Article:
It’s been six months since the state passed the so-called Freedom from Discrimination Act, and some educators say the new legislation has had a disheartening impact on the classroom subject that needs the most support in New Hampshire. right now: social studies.
The topic was at the forefront of a public dialogue session hosted on February 6 by New Hampshire’s Black Heritage Trail. The in-person and virtual event – “Dividing Concepts: A Chilling Effect on History Education” – brought together more than 350 members of the public and featured three panelists, who said the law and other legislation related had made a bad situation worse.
“Social studies has been marginalized to an incredible degree in our schools, which I don’t think people really realize,” said panelist Elizabeth DuBrulle, director of education and public programs at the NH Historical Society. “The irony of it all is with all this hullabaloo about divisive concepts and social studies and critical race theory… social studies teachers today are under greater scrutiny than ever before.”
While “high-stakes testing” in math, English, language and science guarantees resources for those subjects, the state offers little support for educators who want to teach social studies, DuBrulle said.
She said the problem is compounded by the fact that New Hampshire does not require state and country history instruction for students in kindergarten through 7th grade — “all of the above 8andthe note is optional.
Since the passage of the Freedom from Discrimination Act, DuBrulle said, the continued decline in social studies education has been exacerbated.
“It’s a pretty tough time right now as a social studies teacher in New Hampshire,” said panelist Erin Bakkom, a social studies educator at Portsmouth Middle School. “I didn’t expect this 23-year career in the state, and I really hope there will be changes and changes as we move forward.”
Bakkom said the new law has had a negative impact on the comfort of social science educators who want to teach classes on topics such as systemic racism.
“I seek to want, as a teacher, to have honest, open and truthful dialogues,” she said. “In New Hampshire, having silence and fear in those conversations with kids – when have we ever seen fear work well in educating people about what the truth is?”
“Almost no social studies”
The law, which critics say chills important conversations about race and history in schools, was passed over the summer. It specifically prohibits schools or government agencies from teaching that an individual is racist, sexist or otherwise oppressive because of their age, gender or other identity – “whether consciously or unconsciously”.
The Legislative Assembly is currently considering a handful of bills that would make changes to the law, ranging from its repeal to expanding its scope to universities and colleges.
“These laws … reflect broader struggles for recognition of the centrality of slavery and its consequences to the very substance and history of our nation,” said discussion moderator and state senator David Watters. , a Democrat from Dover. “In New Hampshire, in addition to current legislation, we need to understand the context of the decline in teaching the history of our state and our nation as well.”
Watters is the primary sponsor of Senate Bill 298, which would repeal the “Freedom from Discrimination” Act.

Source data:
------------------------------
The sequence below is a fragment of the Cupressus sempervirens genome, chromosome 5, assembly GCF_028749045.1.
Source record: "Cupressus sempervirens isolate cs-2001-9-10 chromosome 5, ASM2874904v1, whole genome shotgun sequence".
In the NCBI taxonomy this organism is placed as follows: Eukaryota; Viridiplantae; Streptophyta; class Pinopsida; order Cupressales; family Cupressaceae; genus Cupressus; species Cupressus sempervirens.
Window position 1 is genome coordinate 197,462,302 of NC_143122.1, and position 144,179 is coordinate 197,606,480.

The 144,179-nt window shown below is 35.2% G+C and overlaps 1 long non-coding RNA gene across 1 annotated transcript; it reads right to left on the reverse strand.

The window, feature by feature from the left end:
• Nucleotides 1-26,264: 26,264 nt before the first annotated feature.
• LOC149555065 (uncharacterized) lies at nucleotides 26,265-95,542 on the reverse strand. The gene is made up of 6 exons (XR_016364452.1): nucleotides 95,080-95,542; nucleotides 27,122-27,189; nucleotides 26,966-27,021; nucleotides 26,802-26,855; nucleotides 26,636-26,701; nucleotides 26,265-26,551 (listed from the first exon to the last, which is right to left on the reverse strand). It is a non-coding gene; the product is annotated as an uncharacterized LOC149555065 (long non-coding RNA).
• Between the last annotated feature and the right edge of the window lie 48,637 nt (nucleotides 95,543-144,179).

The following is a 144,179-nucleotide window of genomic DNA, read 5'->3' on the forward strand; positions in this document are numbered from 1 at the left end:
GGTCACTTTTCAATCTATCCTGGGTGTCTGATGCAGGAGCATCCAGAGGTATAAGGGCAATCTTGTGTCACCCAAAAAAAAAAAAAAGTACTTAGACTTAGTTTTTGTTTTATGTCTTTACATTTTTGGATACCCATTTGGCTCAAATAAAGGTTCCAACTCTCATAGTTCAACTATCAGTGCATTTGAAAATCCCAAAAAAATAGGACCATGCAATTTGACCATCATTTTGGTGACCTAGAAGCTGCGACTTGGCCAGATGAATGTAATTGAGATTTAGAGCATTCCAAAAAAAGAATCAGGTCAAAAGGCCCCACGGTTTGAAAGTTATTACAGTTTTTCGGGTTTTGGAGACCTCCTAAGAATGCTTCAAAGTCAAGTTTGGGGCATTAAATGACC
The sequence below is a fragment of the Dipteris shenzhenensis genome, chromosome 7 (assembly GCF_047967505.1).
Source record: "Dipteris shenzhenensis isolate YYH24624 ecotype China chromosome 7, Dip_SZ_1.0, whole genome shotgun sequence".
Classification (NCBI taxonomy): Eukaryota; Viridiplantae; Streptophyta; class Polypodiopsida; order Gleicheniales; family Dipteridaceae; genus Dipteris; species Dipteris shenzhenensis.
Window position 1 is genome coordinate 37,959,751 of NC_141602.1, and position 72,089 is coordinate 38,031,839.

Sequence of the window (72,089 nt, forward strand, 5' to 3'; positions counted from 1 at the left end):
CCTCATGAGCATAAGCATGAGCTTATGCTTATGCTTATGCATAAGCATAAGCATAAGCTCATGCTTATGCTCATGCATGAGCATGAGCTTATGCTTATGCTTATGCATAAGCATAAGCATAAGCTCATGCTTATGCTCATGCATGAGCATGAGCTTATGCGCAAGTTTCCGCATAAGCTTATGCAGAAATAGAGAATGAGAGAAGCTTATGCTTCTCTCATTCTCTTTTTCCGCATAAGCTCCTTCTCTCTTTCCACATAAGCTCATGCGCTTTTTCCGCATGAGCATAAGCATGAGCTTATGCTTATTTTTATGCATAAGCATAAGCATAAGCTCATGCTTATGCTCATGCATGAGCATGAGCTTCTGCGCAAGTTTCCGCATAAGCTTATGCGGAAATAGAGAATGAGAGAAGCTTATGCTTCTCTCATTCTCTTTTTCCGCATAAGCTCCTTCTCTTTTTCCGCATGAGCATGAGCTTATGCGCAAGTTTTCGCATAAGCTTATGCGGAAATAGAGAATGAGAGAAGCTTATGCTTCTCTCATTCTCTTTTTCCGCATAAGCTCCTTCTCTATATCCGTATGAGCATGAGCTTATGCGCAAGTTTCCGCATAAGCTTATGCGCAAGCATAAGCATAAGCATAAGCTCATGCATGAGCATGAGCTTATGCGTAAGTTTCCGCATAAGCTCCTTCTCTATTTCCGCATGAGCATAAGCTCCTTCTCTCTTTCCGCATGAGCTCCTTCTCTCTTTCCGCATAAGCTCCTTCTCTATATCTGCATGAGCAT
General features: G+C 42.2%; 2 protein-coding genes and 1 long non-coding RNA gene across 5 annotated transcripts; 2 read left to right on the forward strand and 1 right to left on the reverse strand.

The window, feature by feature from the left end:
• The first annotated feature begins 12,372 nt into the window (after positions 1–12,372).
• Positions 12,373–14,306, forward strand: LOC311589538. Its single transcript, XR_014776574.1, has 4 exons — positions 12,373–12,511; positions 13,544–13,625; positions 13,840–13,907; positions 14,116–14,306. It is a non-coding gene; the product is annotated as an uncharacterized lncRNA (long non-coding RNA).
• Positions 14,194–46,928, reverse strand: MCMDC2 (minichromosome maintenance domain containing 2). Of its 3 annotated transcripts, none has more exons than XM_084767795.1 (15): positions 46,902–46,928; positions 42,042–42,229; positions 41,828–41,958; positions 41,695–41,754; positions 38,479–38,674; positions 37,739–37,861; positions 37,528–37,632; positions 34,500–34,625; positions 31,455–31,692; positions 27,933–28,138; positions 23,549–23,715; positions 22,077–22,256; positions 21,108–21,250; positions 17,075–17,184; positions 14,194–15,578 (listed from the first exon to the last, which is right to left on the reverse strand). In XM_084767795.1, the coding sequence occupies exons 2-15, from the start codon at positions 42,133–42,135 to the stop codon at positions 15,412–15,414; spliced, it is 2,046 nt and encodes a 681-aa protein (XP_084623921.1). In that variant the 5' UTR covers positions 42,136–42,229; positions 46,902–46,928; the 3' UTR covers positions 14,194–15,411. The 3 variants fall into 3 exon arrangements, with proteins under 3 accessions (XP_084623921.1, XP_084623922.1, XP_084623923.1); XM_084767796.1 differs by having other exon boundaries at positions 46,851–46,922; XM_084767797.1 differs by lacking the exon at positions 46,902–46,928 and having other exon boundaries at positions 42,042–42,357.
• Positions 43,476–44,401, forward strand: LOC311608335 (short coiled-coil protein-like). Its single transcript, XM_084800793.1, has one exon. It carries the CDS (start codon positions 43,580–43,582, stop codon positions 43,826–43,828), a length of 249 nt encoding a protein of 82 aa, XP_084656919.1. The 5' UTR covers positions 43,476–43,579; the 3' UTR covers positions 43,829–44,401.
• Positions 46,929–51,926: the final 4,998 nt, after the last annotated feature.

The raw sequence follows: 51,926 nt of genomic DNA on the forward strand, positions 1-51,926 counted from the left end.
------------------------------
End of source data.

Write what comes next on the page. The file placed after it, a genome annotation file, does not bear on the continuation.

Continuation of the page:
According to Watters, the law was originally inspired by former President Trump’s executive order that prevented federal agencies and other bodies from introducing certain “divisive concepts” into workplace training.
Since that order, 37 states, including New Hampshire, have introduced bills that would restrict how teachers can discuss racism and sexism in the classroom, according to an ongoing analysis by Education Weekly.
Panelist Nikita Stewart, real estate editor at The New York Times, said she’s seen the effect of this wave of legislation over time. Stewart contributed to the “1619 Project”, a Times initiative that “aims to reframe the country’s history by placing the consequences of slavery and the contributions of black Americans at the very center of the national narrative of the United States”.
“In 2019 and 2020, I met with teachers about how they could use the 1619 Project to improve their lessons about slavery, and now I’m asking teachers if they can actually use it,” Stewart said. .
Stewart’s story for the project revolved around why slavery is misunderstood in American schools, but she said Sunday the question morphed into why slavery wasn’t taught.
DuBrulle said a Historical Society survey of teachers and administrators found that “there is almost no social studies left in K-7 education in this state.”
The survey was primarily aimed at gathering feedback on the materials educators need to begin teaching state history and civics, which DuBrulle’s organization has used to inform its new curriculum. social media, “Moose on the Loose”.
“Everyone argues about what we teach and how we teach it, but the truth is that in most schools in New Hampshire, they don’t teach it at all,” she said.
The exceptions are in wealthier areas, such as Portsmouth, Exeter and Bedford, DuBrulle added.
Despite these findings, DuBrulle said he has heard people from all political walks of life worry about the decline of social studies education.
” Everyone is concerned. Everyone wants to do something about it, and I think we can if we all start working together,” she said.
The event was part of a weekly series hosted by the Black Heritage Trail, Elinor Williams Hooker Tea Talks, which takes place from 2-3:30 p.m. on Sundays, in person and on Zoom.
This article is shared by partners of the Granite State News Collaborative as part of its Race and Equity Project. For more information, visit collaborativenh.org.